Bristol City Council – controlled by Labour – was the first council in the country to declare a climate emergency in November 2018. That motion was unanimously passed and now acts as the foundations for the City’s transformative commitment to become carbon-neutral by 2030.
In 2015, Bristol became the UK’s first European Green Capital. And, having already recorded a 71% reduction in carbon emissions from its direct activities against a 2005 baseline – surpassing a target to reduce emissions by 65% by 2020 – it now has the lowest carbon footprint of any UK city.
The City’s Energy, Transport and Green New Deal Lead Kye Dudd stresses the importance of the unitary authority continuing to lead the climate movement in a way that he hopes will create something of a domino effect of climate action among businesses, citizens and policymakers alike. “We need to extend our influence into the business sphere and to bring other people with us.”
The Council recently partnered with Manchester-based blockchain technology company EnergiMine to reward council employees who partake in sustainable actions by using the EnergiToken (ETK) platform. ETK uses blockchain to incentivise actions that promote energy reduction, clean transport use and social cause initiatives. Employees can now earn tokens to spend on rewards – or donate the equivalent value to a registered charity – by acting in an environmentally sustainable way.
Great progress has also been made outside of the Council’s own operations – particularly in the area of renewable energy. More than £50m has been invested in low-carbon and renewable energy projects in the region since 2012, and to great effect: Bristol sourced 21GWh of energy generation from solar, wind and biomass in 2018 – enough to power 24,000 homes for a month.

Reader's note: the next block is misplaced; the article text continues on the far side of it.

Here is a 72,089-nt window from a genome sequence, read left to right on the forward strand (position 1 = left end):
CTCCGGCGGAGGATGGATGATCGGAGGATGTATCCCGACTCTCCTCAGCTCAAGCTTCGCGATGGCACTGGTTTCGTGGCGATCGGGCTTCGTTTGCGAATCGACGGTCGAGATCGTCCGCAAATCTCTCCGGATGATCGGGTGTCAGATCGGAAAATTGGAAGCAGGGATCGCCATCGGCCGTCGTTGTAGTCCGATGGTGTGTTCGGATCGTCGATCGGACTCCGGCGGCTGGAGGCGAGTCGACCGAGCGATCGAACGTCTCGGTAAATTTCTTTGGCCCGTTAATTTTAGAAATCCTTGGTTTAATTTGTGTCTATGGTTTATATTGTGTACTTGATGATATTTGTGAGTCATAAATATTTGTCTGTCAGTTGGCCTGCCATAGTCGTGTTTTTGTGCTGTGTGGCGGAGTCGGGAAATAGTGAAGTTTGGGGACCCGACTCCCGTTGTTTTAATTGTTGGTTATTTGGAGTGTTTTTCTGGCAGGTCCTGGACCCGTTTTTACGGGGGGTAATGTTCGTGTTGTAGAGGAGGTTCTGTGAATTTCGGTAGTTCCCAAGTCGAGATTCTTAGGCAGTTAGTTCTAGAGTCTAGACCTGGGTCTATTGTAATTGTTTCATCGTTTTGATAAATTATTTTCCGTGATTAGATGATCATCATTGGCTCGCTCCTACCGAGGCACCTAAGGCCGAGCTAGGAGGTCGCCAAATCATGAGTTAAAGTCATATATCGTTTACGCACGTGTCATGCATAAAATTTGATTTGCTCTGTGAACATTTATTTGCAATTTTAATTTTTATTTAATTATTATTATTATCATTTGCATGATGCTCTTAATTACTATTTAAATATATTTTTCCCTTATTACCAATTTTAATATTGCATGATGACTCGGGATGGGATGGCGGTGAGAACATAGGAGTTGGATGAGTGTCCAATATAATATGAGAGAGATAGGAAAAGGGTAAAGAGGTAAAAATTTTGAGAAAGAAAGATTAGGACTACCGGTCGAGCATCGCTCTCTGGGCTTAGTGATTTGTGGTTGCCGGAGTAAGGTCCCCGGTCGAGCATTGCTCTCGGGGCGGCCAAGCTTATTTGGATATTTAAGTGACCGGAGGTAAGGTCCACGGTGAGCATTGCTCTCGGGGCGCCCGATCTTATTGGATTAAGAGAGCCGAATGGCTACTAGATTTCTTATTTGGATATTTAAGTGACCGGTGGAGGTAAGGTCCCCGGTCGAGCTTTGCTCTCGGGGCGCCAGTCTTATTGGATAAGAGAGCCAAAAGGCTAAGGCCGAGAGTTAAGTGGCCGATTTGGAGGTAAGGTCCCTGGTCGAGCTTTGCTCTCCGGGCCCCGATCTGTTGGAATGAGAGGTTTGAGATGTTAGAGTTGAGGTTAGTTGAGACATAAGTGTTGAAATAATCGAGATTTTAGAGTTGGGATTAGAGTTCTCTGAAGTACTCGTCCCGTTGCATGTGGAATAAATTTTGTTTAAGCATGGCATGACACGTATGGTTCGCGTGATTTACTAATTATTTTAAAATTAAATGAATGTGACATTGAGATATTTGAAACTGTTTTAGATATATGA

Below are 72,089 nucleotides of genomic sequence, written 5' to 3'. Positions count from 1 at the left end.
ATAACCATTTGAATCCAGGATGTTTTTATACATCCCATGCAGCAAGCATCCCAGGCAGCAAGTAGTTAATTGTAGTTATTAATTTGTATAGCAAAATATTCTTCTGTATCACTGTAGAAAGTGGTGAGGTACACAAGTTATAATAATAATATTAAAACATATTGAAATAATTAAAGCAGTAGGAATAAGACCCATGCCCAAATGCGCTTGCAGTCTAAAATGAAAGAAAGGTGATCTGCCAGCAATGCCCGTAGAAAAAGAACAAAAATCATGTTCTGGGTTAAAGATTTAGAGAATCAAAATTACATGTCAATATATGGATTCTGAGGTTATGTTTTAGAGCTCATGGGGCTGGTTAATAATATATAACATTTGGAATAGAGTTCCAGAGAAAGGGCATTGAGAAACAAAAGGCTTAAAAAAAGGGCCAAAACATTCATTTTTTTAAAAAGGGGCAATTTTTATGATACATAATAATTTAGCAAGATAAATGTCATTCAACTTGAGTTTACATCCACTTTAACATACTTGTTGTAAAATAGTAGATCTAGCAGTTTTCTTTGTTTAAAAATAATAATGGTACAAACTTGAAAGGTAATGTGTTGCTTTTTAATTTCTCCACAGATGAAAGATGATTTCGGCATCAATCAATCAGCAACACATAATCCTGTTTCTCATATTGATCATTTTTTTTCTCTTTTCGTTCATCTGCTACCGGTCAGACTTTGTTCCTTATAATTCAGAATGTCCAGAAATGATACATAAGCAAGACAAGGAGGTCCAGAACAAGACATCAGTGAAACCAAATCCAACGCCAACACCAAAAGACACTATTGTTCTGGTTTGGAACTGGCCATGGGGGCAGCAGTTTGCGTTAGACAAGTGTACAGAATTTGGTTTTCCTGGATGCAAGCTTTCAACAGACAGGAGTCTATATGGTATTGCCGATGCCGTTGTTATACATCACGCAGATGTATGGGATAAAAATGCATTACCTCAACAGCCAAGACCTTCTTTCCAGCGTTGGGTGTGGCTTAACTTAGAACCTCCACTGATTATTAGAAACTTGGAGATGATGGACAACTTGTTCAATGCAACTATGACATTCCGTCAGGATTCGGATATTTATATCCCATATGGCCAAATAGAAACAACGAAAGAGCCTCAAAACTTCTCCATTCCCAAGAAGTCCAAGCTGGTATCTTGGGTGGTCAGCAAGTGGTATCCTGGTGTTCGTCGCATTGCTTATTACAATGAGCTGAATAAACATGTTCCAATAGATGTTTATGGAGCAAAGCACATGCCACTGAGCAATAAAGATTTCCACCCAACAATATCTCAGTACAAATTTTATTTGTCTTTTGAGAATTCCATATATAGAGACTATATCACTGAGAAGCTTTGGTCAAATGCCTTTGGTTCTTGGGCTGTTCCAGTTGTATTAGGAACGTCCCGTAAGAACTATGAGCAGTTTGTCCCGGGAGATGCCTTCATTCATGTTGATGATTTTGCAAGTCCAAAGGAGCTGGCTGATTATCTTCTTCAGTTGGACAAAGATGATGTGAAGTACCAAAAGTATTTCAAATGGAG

Through the Council’s City Leap Strategy it hopes to attract a further £1bn of global investment in the city. Local partners already supporting the project include the University of Bristol, University of the West of England, Western Power Distribution, Bristol is Open, Invest Bristol and Bath, Bristol Green Capital Partnership and Bristol Energy. The signs are already looking positive: since its launch last year, the City Leap initiative has already garnered interested from almost 200 local organisations, international firms, investors and energy and infrastructure businesses.
Dudd notes that district heat networks and community renewable energy projects are two areas where smaller local businesses can get involved. A 5MW community-owned solar project, has installed roof-mounted solar panels on public buildings. And a new network of underground pipes that will deliver affordable, low-carbon heat and energy across the city – is already benefitting more than 1,000 social housing properties and is continuing to expand.
The Council voted in October to make Bristol the first UK city to ban public use of diesel cars from its streets to combat air pollution. While still requiring government approval, that scheme is set to start from 2021. Bristol’s Eastville Park is the first of four planned charging hub for the region, each hosting four to eight rapid-charge connections that can charge an EV up to 80% from 30 minutes’ charging. In total, four local authorities will install 120 new or replacement charge point connections across over the next year. The majority of the charge points will be supplied with 100% renewable energy provided by Bristol Energy.